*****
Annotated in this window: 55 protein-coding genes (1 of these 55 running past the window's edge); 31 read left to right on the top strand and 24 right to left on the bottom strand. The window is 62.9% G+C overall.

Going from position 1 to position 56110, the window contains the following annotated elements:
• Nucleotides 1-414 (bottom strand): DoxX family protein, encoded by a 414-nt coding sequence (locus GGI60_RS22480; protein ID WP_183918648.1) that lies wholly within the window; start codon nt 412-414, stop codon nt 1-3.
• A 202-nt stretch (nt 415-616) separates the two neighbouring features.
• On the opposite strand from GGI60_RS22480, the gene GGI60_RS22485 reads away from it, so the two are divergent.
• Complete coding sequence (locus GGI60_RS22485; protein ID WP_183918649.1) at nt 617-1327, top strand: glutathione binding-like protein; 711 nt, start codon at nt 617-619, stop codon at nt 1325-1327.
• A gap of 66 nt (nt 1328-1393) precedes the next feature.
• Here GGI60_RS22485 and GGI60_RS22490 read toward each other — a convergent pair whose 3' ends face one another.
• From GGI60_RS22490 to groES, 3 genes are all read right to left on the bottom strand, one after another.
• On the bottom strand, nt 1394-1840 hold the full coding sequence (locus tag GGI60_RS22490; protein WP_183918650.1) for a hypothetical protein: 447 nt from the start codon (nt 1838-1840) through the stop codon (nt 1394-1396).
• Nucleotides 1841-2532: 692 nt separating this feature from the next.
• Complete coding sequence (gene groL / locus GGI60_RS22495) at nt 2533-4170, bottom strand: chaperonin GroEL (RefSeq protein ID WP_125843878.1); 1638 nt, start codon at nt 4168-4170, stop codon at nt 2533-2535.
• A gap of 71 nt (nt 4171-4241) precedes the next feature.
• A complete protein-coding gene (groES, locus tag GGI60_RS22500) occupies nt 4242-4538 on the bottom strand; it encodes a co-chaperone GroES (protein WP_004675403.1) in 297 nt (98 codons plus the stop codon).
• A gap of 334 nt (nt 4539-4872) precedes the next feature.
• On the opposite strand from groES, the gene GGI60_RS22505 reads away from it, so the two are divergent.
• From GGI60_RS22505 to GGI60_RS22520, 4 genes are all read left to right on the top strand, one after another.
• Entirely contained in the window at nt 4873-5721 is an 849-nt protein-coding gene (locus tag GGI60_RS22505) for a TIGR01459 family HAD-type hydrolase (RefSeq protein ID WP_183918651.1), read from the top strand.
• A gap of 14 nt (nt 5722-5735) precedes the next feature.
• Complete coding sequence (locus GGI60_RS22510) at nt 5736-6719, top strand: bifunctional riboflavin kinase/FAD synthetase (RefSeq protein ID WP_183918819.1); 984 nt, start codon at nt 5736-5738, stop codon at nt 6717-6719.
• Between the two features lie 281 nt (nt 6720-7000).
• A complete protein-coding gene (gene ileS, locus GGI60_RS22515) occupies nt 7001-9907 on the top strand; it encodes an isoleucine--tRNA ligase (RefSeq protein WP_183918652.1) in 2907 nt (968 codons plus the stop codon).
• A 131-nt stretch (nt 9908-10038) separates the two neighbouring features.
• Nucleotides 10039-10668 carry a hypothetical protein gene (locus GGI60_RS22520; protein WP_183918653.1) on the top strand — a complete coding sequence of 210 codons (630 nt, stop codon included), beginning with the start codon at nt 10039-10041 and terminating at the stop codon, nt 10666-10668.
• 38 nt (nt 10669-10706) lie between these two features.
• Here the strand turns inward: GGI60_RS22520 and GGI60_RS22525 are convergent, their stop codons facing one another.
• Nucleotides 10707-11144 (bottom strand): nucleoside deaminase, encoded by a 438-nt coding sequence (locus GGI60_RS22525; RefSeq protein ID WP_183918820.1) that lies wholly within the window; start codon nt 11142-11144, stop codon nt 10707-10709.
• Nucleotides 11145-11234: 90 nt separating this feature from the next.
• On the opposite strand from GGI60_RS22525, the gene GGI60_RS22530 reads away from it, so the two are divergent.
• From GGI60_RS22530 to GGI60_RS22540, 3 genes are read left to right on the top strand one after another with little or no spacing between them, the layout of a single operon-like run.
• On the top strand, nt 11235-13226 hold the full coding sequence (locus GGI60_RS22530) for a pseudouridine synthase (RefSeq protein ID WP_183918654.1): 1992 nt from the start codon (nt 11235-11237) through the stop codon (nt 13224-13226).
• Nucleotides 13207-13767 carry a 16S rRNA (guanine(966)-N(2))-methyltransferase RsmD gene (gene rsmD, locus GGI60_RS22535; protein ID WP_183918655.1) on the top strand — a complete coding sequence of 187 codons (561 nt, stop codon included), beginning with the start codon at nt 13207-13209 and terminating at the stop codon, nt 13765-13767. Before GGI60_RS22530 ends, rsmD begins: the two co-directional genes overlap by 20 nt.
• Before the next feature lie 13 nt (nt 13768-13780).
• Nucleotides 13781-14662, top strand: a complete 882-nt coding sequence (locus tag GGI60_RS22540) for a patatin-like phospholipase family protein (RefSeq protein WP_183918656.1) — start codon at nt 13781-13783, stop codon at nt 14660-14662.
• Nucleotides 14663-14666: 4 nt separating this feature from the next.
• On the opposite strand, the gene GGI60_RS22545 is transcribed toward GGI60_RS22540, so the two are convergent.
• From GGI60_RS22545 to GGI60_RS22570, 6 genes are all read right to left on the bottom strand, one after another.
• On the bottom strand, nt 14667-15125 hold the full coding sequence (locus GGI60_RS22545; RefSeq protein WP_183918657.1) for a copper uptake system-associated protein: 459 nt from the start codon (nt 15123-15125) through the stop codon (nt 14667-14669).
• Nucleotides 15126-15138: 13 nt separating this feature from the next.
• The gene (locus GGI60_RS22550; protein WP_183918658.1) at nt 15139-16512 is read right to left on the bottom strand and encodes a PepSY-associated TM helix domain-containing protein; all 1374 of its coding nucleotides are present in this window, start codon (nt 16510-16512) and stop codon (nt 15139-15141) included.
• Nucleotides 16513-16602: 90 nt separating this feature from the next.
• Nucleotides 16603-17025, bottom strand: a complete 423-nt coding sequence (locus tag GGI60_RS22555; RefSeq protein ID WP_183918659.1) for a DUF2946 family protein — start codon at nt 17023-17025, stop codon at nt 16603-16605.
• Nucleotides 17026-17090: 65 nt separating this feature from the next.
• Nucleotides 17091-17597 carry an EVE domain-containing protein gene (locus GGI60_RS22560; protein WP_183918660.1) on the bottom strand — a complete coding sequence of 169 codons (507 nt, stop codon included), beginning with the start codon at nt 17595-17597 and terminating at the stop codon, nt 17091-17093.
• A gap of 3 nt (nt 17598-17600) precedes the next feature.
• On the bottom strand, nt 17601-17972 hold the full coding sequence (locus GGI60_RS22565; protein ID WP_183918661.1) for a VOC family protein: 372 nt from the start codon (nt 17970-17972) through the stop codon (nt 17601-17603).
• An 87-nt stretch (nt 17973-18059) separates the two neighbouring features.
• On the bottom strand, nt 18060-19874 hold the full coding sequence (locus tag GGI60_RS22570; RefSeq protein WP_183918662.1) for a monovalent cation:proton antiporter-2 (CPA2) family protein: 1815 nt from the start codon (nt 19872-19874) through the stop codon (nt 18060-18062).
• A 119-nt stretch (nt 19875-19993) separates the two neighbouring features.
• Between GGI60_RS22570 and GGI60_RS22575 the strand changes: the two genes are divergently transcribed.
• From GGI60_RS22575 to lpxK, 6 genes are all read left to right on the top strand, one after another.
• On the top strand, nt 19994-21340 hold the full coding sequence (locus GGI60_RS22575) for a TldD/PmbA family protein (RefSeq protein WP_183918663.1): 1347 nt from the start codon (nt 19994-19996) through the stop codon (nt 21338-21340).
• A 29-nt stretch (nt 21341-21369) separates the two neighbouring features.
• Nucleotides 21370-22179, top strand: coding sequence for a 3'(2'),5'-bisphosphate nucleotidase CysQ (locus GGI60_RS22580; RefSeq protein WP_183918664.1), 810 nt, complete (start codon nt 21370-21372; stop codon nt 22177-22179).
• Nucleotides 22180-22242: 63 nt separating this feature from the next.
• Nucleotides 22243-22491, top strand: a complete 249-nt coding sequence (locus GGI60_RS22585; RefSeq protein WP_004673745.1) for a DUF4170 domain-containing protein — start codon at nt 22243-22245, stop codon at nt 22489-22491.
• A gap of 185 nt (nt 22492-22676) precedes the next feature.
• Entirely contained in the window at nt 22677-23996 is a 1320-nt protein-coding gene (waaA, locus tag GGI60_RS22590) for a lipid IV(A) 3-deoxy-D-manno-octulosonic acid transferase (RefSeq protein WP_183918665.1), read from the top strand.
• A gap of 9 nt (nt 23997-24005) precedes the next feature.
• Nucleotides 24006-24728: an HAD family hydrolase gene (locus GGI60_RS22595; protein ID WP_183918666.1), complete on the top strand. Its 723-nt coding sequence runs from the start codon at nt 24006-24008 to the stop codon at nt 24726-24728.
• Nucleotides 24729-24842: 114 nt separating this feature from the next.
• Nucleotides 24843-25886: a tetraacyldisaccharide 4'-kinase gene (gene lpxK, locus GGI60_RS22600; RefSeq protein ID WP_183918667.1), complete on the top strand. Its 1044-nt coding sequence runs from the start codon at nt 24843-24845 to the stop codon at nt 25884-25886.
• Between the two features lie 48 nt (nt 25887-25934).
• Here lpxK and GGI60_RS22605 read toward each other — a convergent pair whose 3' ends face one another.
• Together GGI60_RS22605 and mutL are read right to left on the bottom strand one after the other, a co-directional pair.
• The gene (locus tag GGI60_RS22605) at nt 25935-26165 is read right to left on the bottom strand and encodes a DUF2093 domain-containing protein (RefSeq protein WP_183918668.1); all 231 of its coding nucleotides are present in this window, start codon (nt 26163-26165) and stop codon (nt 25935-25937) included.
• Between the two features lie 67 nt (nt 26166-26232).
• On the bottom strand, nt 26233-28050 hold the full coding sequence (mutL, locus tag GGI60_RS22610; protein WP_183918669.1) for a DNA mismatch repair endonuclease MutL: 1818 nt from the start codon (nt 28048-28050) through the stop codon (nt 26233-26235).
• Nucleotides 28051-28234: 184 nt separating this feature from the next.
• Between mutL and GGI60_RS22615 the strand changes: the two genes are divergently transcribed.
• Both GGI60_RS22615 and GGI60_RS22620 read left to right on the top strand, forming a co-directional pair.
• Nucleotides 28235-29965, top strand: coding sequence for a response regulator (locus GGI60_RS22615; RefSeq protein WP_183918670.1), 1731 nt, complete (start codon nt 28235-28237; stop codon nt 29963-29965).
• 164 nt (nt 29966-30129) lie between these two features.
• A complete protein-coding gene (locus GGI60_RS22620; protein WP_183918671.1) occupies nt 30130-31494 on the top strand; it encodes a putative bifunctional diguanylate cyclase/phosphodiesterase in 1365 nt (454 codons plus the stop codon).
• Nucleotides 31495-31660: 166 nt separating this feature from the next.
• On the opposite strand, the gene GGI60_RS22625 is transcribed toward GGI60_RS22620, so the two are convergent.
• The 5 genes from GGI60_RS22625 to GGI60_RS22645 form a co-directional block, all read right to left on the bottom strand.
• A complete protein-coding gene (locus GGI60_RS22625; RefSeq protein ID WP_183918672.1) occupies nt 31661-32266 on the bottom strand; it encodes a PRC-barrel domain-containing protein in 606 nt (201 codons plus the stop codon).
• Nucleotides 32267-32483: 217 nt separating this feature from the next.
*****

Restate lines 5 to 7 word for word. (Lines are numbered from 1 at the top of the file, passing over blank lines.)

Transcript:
• On the opposite strand from GGI60_RS22480, the gene GGI60_RS22485 reads away from it, so the two are divergent.
• Complete coding sequence (locus GGI60_RS22485; protein ID WP_183918649.1) at nt 617-1327, top strand: glutathione binding-like protein; 711 nt, start codon at nt 617-619, stop codon at nt 1325-1327.
• A gap of 66 nt (nt 1328-1393) precedes the next feature.